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'War of the shrines' stirs tension between Palestinians, Israelis

The fate of the West Bank’s holy sites is the subject of intense competition between Palestinian historical narratives and the theological discourse of the settlement movement. They are also key targets for settlement activities.
An Ultra-Orthodox Jewish man prays next to candles in the Tomb of Caleb Ben Yefuneh in the West Bank village of Kifl Hares, near the Jewish settlement of Ariel, January 5, 2012. The Israeli army late on Wednesday night allowed hundreds of ultra-Orthodox Jews to visit the tombs of biblical figures Joshua Ben Nun and Caleb Ben Yefuneh, on the traditional Jewish calendar date dedicated to commemorating people whose date of death is unknown. REUTERS/Nir Elias (WEST BANK - Tags: RELIGION POLITICS) - RTR2VWDO

Israeli settlers raided the village of Kifl Hares in Salfit province in the northern West Bank on Jan. 8. It was not the first time, and it will not be the last. Every Jewish holiday, hundreds of Israeli settlers, under the protection of Israeli soldiers, enter Kifl Hares to pray in the village on the grounds that it is linked to the Jewish prophet Joshua.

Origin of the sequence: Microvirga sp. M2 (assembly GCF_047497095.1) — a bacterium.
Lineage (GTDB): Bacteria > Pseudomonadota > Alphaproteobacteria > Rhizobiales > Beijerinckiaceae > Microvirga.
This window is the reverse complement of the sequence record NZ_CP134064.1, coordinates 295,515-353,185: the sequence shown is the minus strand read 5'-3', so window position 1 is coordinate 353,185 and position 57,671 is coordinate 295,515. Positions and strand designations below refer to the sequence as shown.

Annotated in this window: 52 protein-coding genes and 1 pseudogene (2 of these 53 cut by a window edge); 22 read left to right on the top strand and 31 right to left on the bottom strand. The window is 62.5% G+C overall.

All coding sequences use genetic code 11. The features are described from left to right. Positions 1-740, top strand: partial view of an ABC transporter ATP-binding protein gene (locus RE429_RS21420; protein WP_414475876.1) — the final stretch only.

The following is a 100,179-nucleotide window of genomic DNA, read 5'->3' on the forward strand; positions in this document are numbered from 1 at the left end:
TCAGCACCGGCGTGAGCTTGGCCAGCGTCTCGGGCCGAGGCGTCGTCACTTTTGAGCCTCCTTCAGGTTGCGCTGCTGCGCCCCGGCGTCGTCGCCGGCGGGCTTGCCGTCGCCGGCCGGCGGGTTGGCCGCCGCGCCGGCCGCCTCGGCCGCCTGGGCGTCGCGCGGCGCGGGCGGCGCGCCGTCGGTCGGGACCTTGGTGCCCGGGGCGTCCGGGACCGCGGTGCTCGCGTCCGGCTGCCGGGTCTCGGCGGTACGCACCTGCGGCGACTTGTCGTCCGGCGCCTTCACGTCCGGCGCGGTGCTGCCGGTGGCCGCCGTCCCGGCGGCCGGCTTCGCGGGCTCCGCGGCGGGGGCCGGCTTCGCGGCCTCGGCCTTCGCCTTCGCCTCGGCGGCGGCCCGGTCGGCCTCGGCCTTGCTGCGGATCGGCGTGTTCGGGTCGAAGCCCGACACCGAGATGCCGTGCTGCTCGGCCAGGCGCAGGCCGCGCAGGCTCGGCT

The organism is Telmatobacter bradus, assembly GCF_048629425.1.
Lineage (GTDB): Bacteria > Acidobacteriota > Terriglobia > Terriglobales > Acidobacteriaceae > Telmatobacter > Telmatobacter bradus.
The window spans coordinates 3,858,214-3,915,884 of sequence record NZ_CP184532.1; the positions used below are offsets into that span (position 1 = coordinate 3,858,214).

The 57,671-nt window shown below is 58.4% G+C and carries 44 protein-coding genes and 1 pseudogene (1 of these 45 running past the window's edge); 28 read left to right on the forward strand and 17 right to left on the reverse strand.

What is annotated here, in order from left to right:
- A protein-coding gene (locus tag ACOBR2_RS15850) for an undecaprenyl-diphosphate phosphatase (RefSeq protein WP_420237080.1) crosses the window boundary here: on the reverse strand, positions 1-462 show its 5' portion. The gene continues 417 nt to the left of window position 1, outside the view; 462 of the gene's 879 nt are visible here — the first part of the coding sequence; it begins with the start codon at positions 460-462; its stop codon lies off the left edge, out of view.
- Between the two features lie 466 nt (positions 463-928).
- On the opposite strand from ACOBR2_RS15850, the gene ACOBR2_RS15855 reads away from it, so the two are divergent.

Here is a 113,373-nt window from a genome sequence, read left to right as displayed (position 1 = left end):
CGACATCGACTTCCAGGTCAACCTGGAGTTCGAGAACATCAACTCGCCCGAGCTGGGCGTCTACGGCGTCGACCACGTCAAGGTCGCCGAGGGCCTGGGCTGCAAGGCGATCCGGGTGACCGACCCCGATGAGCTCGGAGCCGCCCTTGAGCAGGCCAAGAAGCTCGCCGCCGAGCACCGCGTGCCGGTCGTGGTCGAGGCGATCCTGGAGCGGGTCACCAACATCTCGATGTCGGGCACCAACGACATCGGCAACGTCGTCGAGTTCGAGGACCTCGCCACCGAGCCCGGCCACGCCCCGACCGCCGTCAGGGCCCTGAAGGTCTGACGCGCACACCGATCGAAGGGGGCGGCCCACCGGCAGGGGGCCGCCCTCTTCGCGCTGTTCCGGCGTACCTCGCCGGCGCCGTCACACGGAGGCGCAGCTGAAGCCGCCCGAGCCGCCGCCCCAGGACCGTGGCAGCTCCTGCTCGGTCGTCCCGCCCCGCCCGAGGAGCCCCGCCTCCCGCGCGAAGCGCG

The phenomenon is not restricted to this village. The war of the shrines has pitted Israeli settlers against Palestinians since the occupation of the West Bank in 1967. The settlers have been trying to impose their control over them on religious grounds, using biblical stories to lay claim to them and the land surrounding them.

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